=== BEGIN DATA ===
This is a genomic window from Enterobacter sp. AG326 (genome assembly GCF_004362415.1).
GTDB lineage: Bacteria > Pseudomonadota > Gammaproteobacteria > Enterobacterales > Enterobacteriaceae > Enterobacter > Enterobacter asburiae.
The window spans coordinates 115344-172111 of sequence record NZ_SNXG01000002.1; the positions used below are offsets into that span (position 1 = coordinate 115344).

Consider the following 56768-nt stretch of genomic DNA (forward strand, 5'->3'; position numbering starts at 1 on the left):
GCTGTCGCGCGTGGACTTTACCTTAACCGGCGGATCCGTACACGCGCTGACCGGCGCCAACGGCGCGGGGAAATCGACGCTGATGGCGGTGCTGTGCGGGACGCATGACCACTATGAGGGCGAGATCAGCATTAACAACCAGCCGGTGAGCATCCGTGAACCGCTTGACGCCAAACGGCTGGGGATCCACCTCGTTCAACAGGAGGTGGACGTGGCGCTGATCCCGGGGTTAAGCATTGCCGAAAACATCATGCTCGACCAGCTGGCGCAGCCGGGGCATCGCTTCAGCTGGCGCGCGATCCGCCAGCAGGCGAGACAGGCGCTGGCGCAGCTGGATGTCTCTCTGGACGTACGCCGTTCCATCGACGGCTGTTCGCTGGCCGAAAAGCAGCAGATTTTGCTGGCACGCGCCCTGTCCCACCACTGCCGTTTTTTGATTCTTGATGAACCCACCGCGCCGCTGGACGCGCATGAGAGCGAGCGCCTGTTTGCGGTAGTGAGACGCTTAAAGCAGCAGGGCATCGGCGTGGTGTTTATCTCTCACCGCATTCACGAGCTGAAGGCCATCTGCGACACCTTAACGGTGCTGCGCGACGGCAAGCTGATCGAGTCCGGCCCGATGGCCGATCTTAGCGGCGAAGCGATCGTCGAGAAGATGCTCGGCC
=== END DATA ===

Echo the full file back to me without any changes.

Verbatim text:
This is a genomic window from Enterobacter sp. AG326 (genome assembly GCF_004362415.1).
GTDB lineage: Bacteria > Pseudomonadota > Gammaproteobacteria > Enterobacterales > Enterobacteriaceae > Enterobacter > Enterobacter asburiae.
The window spans coordinates 115344-172111 of sequence record NZ_SNXG01000002.1; the positions used below are offsets into that span (position 1 = coordinate 115344).

Consider the following 56768-nt stretch of genomic DNA (forward strand, 5'->3'; position numbering starts at 1 on the left):
GCTGTCGCGCGTGGACTTTACCTTAACCGGCGGATCCGTACACGCGCTGACCGGCGCCAACGGCGCGGGGAAATCGACGCTGATGGCGGTGCTGTGCGGGACGCATGACCACTATGAGGGCGAGATCAGCATTAACAACCAGCCGGTGAGCATCCGTGAACCGCTTGACGCCAAACGGCTGGGGATCCACCTCGTTCAACAGGAGGTGGACGTGGCGCTGATCCCGGGGTTAAGCATTGCCGAAAACATCATGCTCGACCAGCTGGCGCAGCCGGGGCATCGCTTCAGCTGGCGCGCGATCCGCCAGCAGGCGAGACAGGCGCTGGCGCAGCTGGATGTCTCTCTGGACGTACGCCGTTCCATCGACGGCTGTTCGCTGGCCGAAAAGCAGCAGATTTTGCTGGCACGCGCCCTGTCCCACCACTGCCGTTTTTTGATTCTTGATGAACCCACCGCGCCGCTGGACGCGCATGAGAGCGAGCGCCTGTTTGCGGTAGTGAGACGCTTAAAGCAGCAGGGCATCGGCGTGGTGTTTATCTCTCACCGCATTCACGAGCTGAAGGCCATCTGCGACACCTTAACGGTGCTGCGCGACGGCAAGCTGATCGAGTCCGGCCCGATGGCCGATCTTAGCGGCGAAGCGATCGTCGAGAAGATGCTCGGCC